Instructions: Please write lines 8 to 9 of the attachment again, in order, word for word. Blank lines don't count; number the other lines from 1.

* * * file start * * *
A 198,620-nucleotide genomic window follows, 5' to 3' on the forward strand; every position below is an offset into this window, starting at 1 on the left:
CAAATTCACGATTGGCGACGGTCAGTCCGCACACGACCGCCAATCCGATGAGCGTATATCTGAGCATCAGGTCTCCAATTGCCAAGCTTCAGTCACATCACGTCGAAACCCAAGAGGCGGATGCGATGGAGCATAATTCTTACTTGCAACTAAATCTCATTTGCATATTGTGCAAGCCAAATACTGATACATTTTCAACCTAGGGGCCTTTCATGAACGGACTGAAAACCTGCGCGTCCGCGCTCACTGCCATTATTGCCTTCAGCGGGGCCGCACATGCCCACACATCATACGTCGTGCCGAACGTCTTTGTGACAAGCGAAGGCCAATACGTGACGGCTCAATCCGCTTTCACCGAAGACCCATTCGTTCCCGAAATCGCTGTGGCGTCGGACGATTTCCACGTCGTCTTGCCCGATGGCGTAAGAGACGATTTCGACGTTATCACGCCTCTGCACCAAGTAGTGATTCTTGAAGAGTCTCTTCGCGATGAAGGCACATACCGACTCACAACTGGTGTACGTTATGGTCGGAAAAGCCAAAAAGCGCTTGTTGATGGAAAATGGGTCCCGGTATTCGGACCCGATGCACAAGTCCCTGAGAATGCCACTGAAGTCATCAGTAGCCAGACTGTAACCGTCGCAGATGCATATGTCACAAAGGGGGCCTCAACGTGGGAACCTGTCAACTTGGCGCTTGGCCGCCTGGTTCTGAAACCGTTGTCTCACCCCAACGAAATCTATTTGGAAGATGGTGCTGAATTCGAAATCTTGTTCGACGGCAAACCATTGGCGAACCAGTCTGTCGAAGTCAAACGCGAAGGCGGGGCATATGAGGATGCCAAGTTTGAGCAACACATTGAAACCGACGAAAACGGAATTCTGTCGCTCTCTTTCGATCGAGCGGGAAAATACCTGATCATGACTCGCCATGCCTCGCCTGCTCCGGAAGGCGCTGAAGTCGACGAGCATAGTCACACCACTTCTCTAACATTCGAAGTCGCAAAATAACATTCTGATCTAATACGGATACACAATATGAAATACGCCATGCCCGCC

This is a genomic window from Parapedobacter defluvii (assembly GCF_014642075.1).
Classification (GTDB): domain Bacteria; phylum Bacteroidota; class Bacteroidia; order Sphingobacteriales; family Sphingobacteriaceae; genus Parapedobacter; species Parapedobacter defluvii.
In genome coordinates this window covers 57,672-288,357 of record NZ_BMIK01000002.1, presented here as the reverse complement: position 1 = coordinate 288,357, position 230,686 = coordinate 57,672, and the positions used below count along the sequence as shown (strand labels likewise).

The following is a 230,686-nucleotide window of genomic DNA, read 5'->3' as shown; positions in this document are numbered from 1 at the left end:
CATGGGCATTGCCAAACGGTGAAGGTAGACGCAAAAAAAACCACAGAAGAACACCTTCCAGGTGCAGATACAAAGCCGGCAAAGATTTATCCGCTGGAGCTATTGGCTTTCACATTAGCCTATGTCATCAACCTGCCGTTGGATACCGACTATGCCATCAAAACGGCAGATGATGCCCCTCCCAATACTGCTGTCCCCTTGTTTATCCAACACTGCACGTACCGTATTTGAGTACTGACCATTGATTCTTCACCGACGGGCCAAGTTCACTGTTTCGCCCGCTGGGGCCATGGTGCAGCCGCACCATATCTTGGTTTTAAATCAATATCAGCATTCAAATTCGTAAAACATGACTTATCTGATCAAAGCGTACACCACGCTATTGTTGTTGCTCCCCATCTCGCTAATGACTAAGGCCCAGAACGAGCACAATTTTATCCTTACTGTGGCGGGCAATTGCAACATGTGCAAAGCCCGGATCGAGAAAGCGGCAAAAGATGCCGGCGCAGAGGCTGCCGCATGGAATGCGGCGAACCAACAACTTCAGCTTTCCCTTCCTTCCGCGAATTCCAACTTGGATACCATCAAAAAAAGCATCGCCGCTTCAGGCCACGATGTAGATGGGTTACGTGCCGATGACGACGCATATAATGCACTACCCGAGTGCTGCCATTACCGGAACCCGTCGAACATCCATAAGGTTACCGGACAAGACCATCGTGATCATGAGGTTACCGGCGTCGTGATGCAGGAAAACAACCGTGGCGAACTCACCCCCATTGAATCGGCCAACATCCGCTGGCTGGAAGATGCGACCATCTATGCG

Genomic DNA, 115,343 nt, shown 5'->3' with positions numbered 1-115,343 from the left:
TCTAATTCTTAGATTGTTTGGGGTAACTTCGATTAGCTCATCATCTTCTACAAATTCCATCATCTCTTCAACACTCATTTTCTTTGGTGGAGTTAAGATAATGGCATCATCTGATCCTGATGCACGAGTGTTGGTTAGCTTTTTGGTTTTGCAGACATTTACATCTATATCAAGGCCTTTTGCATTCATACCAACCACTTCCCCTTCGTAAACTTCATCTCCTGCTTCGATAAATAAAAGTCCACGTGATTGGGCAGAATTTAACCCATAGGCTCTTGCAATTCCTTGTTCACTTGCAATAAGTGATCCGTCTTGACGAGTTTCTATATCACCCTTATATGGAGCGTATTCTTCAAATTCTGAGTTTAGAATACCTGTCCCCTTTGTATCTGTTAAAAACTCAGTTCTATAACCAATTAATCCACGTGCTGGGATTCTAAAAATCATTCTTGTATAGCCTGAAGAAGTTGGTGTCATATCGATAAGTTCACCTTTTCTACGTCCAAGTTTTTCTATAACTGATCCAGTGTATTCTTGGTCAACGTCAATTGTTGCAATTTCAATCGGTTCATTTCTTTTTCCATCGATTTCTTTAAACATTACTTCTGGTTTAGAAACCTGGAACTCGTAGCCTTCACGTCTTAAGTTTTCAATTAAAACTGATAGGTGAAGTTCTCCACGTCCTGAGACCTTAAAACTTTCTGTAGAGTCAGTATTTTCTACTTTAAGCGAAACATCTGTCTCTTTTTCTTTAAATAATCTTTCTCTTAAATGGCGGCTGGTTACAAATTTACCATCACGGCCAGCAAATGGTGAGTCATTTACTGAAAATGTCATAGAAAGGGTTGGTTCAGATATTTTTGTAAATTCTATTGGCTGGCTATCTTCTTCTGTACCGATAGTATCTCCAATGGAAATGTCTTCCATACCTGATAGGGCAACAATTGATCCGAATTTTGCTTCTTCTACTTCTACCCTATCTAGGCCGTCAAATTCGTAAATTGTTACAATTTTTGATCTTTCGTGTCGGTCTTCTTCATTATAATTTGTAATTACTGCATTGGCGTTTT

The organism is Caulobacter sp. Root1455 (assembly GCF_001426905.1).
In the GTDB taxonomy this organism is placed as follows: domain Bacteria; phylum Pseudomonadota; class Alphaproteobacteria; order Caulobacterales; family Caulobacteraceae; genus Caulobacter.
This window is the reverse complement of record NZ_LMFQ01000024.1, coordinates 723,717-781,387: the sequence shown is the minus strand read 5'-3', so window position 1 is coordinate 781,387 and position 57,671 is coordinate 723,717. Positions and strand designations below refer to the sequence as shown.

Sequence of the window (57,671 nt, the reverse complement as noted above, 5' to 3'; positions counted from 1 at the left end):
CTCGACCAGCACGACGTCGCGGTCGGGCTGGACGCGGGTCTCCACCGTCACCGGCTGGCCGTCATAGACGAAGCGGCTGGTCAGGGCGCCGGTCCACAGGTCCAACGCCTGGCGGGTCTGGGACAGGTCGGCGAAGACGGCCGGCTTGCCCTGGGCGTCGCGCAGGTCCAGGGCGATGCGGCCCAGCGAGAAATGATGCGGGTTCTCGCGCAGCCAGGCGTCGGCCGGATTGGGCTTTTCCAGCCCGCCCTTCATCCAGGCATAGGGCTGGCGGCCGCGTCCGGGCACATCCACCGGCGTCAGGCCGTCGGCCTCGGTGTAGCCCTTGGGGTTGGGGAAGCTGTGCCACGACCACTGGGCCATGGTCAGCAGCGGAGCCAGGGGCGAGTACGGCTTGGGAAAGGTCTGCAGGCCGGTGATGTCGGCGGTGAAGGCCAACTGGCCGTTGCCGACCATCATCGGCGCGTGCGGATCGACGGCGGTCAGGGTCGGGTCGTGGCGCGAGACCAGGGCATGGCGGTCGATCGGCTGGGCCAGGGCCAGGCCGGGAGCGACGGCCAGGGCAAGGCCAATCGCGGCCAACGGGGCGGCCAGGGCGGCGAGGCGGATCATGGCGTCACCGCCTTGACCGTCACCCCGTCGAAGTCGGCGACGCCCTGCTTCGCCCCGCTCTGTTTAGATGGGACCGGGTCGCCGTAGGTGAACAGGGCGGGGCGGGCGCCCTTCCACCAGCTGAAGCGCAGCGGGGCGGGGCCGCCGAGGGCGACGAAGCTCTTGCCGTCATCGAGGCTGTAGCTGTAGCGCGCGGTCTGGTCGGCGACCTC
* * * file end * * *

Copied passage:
Genomic DNA, 115,343 nt, shown 5'->3' with positions numbered 1-115,343 from the left:
TCTAATTCTTAGATTGTTTGGGGTAACTTCGATTAGCTCATCATCTTCTACAAATTCCATCATCTCTTCAACACTCATTTTCTTTGGTGGAGTTAAGATAATGGCATCATCTGATCCTGATGCACGAGTGTTGGTTAGCTTTTTGGTTTTGCAGACATTTACATCTATATCAAGGCCTTTTGCATTCATACCAACCACTTCCCCTTCGTAAACTTCATCTCCTGCTTCGATAAATAAAAGTCCACGTGATTGGGCAGAATTTAACCCATAGGCTCTTGCAATTCCTTGTTCACTTGCAATAAGTGATCCGTCTTGACGAGTTTCTATATCACCCTTATATGGAGCGTATTCTTCAAATTCTGAGTTTAGAATACCTGTCCCCTTTGTATCTGTTAAAAACTCAGTTCTATAACCAATTAATCCACGTGCTGGGATTCTAAAAATCATTCTTGTATAGCCTGAAGAAGTTGGTGTCATATCGATAAGTTCACCTTTTCTACGTCCAAGTTTTTCTATAACTGATCCAGTGTATTCTTGGTCAACGTCAATTGTTGCAATTTCAATCGGTTCATTTCTTTTTCCATCGATTTCTTTAAACATTACTTCTGGTTTAGAAACCTGGAACTCGTAGCCTTCACGTCTTAAGTTTTCAATTAAAACTGATAGGTGAAGTTCTCCACGTCCTGAGACCTTAAAACTTTCTGTAGAGTCAGTATTTTCTACTTTAAGCGAAACATCTGTCTCTTTTTCTTTAAATAATCTTTCTCTTAAATGGCGGCTGGTTACAAATTTACCATCACGGCCAGCAAATGGTGAGTCATTTACTGAAAATGTCATAGAAAGGGTTGGTTCAGATATTTTTGTAAATTCTATTGGCTGGCTATCTTCTTCTGTACCGATAGTATCTCCAATGGAAATGTCTTCCATACCTGATAGGGCAACAATTGATCCGAATTTTGCTTCTTCTACTTCTACCCTATCTAGGCCGTCAAATTCGTAAATTGTTACAATTTTTGATCTTTCGTGTCGGTCTTCTTCATTATAATTTGTAATTACTGCATTGGCGTTTT